FIG. 1 - Space and dig the post holes every 6' to 8' apart.
|SPACING THE FENCE POSTS
- As a rule, you should set fence posts about 6' to 8'
apart. The spacing of the posts depends on the type of
fence you build, the terrain, the purpose of the fence
and other such factors.
- Set the corner or end post first. Then stretch a line
from each corner or end post to align all the posts in
- Drive a stake every 6' to 8' at the exact position where
the post hole is to be dug (Fig. 1).
- Take time to measure and position the posts accurately.
The appearance and the structural strength of your fence
depends a great deal on the positioning of the fence posts.
FIG. 3 - Use a level to make sure each post is in an exact,
FIG. 4 - Build a mound around each post to eliminate standing
FIG. 5 - Brace all corner posts in both directions to help
them carry weight.
FIG. 6 - The heads of posts should be rounded, capped or
slanted to shed water.
|SETTING THE FENCE POSTS
- Set all wood fence posts with about 1/3 of their total
length buried in the ground. This is especially important
on corner posts and any posts that will carry heavy weight
or withstand high wind pressure.
- Use a regular post hole digger to dig the post holes.
Dig the holes straight to the proper depth at each stake
- You can anchor the posts more firmly by making the holes
slightly larger at the bottom than at the top (Fig. 2).
Place a large stone or two shovels full of gravel in the
bottom of each hole. This provides drainage to avoid excessive
moisture at the base of each post.
- Use a wood preservative to treat the section of the
post that will be underground. Allow the post to stand
overnight in the preservative so it can become well-saturated.
- You can pack the posts with either dirt or concrete.
In either case, place two or three shovels full of gravel
in the bottom of each hole before the post is placed into
- Be sure the posts are in an exact, upright position
(Fig. 3). You can check the alignment of each post with
a regular level. You can also check the alignment of the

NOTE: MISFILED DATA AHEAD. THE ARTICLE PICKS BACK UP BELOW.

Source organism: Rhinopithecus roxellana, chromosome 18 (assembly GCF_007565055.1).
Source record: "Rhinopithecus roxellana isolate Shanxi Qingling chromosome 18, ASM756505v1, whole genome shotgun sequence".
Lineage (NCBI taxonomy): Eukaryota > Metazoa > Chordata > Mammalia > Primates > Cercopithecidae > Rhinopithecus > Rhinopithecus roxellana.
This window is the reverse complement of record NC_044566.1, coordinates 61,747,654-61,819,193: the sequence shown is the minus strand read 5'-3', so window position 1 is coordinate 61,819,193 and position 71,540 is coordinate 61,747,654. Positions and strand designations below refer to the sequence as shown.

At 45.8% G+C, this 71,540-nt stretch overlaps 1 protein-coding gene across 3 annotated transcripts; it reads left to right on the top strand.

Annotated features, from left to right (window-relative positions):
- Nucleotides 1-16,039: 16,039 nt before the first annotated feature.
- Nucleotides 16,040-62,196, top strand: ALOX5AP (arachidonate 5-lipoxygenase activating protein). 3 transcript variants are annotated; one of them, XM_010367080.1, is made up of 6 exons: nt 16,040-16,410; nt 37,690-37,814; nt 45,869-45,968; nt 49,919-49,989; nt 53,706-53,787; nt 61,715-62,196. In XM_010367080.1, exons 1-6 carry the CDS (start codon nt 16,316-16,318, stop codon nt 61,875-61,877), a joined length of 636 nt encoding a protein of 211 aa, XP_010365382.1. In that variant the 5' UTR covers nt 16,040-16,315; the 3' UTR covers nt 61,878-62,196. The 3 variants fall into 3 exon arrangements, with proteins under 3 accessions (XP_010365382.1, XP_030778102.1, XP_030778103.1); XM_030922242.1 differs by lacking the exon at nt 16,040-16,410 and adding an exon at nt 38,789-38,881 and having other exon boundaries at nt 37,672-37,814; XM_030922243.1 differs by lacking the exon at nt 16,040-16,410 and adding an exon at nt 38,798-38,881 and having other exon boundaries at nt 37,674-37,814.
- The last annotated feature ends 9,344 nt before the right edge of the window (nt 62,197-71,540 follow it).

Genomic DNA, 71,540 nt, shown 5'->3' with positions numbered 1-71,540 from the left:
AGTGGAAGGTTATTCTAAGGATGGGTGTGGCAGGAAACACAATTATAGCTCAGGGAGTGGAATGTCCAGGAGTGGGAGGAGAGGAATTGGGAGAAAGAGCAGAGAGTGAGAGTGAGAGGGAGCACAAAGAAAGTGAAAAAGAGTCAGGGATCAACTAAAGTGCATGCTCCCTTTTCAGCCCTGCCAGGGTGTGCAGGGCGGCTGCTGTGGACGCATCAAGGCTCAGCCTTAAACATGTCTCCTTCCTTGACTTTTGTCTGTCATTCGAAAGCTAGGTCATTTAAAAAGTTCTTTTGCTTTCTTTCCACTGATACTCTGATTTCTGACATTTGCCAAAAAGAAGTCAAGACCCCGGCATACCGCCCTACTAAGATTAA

posts in one direction by sighting from one end of the
row of posts to the other.
- Brace each post with stakes after it is properly aligned
(Fig. 3). Keep the stakes in position until the concrete
(if used) has thoroughly set. Remove the nails holding
the braces and readjust the post until it is in accurate
- When the post is properly aligned, tamp it thoroughly
to pack the dirt (if used) around the base of the post.
Be sure you do not alter the alignment of the post during
the tamping process.
- When the post is firmly in position, build a mound around
it to help eliminate water standing at the post base (Fig.
4). Slope the concrete slightly away from the post and
round it off with a trowel. Tamp the concrete lightly
to eliminate any air bubbles left in the mixture that
can act as water pockets.
- Provide extra bracing at all corners (Fig. 5). A corner
post must carry the weight of fence stretched in two directions,
so it should be set in both directions.
- Allow the posts to stand several days and settle firmly
in position before adding the fence.
- The heads of posts should be rounded, capped or slanted
to help eliminate accumulating water, which can cause
rotting (Fig. 6). This is well-worth the effort since
it allows the posts to last.
FIG. 7 - There are three ways to attach top rails.
FIG. 9 - Measure from the top rail to align each bottom
rail on each post.
|ADDING RAILS TO FENCE POSTS
- Attach a top and bottom rail to the fence posts (Fig.
7). There are three basic ways to do this.
- The center illustration shows the top rail being nailed
to the top of the post. This is an ideal installation
for many types of fencing structures. The top rail can
always be joined to another rail in the center of a post
- If the rail is added on the body of the post rather
than at the top, attach it with a groove, a wood block
or a metal bracket.
- You can attach the bottom rail to the post by either
of the two outside illustrations.
- Fig. 8 illustrates several other ways to attach a rail
to a fence post. Study these illustrations carefully.
The type of joint you use to attach the fence supports
to the post depends primarily on the type of fence you
- The lap joint is one of the easiest to use. The grooved
joint does basically the same job, but the rail is grooved
into the post rather than being nailed to the post surface.
- The butt joint is a little more difficult to make but
is often better. The mortised joint is even neater than
the butt joint, but you must cut a mortise into the post
for this joint.